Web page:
- Employees who fail to submit and justify expenses in a set period of time; and
- Employees who don't meet an agreed-upon deadline to return excess allowances or reimbursements.
For example, an employer may provide an employee with a set amount for expenses while traveling on business. Assume the reimbursement plan provides $75 per day for meals and the employee does not need to provide receipts for expenses. The employee is also not required to return the difference between what they actually spend and the $75 allowance. This would be an example of a non-accountable plan.
The assumption in this case is that the employee typically will not spend the full allowance and therefore is receiving some form of payment for services. When employees are reimbursed under a non-accountable plan, the payments will be included as taxable income, but may be deductible as an itemized deduction on their personal income tax return. In the example above, the full $75 allowance will be included in the employee's gross income and the actual expenses incurred will be included as an itemized deduction for employee business expense, subject to personal income tax limitations.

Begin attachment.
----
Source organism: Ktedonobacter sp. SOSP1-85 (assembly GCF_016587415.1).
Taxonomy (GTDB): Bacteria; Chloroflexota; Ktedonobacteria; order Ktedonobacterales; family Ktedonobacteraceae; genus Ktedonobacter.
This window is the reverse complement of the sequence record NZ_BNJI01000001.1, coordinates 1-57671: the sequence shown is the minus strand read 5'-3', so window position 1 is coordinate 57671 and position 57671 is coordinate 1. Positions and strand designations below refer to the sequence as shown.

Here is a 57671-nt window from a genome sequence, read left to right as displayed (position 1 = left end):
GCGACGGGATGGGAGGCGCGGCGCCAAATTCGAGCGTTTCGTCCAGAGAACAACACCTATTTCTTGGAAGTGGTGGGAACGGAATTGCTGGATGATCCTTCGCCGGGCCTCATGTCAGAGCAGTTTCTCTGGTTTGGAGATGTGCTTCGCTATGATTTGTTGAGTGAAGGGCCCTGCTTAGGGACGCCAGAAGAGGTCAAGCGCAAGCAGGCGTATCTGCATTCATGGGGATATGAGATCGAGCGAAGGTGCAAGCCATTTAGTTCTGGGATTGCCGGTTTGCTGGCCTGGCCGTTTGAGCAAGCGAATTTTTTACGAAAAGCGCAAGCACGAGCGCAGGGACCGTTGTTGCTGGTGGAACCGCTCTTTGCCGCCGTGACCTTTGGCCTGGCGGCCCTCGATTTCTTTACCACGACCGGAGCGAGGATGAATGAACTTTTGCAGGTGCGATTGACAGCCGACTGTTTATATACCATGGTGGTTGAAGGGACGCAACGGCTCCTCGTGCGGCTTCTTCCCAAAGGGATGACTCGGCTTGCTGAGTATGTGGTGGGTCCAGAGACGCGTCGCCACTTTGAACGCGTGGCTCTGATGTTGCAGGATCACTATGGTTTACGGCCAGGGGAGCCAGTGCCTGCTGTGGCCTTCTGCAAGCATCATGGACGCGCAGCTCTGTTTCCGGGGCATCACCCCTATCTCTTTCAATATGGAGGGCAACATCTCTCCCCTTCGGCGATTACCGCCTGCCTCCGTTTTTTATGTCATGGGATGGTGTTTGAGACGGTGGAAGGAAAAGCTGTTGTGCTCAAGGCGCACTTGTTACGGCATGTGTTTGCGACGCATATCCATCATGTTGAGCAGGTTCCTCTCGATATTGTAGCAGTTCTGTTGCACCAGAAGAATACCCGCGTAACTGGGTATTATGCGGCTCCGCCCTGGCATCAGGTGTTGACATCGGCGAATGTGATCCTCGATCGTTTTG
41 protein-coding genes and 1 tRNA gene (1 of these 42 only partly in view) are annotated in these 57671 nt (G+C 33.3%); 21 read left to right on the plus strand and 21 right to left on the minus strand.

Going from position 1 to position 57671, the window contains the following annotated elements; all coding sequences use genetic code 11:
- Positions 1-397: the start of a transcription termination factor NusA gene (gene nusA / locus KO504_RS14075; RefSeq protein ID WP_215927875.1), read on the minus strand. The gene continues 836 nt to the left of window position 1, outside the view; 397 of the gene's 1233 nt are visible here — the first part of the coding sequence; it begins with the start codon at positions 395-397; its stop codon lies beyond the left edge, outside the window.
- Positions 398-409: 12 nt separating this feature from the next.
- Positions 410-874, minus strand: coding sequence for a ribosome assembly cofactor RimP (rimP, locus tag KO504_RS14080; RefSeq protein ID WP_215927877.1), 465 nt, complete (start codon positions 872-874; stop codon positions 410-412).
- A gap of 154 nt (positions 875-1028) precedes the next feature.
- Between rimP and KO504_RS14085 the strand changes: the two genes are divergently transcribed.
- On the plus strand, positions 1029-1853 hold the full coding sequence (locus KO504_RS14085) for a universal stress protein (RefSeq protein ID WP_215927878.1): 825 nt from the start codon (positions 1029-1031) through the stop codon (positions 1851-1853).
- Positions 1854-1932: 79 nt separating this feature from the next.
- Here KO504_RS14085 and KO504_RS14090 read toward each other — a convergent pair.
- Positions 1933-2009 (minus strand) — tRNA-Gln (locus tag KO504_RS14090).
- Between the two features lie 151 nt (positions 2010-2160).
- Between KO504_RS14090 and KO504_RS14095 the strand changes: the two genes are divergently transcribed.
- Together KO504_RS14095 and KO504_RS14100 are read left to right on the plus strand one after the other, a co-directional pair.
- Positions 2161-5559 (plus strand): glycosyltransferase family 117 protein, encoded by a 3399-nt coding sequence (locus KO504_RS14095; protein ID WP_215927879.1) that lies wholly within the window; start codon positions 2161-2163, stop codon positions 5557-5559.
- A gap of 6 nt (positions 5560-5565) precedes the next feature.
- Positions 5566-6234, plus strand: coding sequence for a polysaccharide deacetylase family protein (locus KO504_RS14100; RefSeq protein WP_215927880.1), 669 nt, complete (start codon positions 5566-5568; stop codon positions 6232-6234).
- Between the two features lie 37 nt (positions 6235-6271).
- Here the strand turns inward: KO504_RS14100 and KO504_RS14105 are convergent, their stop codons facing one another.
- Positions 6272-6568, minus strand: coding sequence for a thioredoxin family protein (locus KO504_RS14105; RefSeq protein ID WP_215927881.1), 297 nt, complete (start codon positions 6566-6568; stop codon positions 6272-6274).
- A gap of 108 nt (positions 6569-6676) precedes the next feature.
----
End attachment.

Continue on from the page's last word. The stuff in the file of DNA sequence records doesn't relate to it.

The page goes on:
Do Employers Need To Have an Expense Reimbursement Policy?
Under the Fair Labor Standards Act (FLSA), employers are not required to reimburse employees for business expenses. However, such expenses may not reduce non-exempt employees' wages below the minimum wage, nor decrease their overtime compensation (state law may require employees to be reimbursed for business expenses). Depending on what type of expense is reimbursed, the amounts received may count as taxable income.
What Expenses Should a Business Cover?
Although employers may not be required to cover certain expenses incurred by employees, it's still customary to do so. If an employee spends money on the company's behalf, they may do so with the expectation that they will be reimbursed.
For this reason, a clear policy can help define your company's practice. When writing the policy, you should understand what is an allowable business expense, which can be defined as necessary to the operation of the business, and then decide how they will be paid for and reimbursed.
What are reimbursable expenses? Some of the most common employee expenses are related to:
- Business-related travel. Airfare, train, and/or other transportation expenses should be reimbursed to employees.